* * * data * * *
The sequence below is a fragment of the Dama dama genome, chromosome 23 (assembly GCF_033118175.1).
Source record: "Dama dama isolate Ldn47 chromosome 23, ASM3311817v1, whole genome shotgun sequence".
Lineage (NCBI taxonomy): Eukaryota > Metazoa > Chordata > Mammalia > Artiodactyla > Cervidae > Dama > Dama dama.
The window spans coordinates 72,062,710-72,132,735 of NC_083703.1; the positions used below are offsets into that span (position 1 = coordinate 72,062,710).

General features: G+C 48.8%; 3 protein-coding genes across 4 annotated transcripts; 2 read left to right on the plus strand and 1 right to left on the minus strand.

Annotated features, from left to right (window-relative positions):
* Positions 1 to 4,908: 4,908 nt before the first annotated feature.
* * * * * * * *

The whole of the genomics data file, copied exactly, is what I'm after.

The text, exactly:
The sequence below is a fragment of the Dama dama genome, chromosome 23 (assembly GCF_033118175.1).
Source record: "Dama dama isolate Ldn47 chromosome 23, ASM3311817v1, whole genome shotgun sequence".
Lineage (NCBI taxonomy): Eukaryota > Metazoa > Chordata > Mammalia > Artiodactyla > Cervidae > Dama > Dama dama.
The window spans coordinates 72,062,710-72,132,735 of NC_083703.1; the positions used below are offsets into that span (position 1 = coordinate 72,062,710).

General features: G+C 48.8%; 3 protein-coding genes across 4 annotated transcripts; 2 read left to right on the plus strand and 1 right to left on the minus strand.

Annotated features, from left to right (window-relative positions):
* Positions 1 to 4,908: 4,908 nt before the first annotated feature.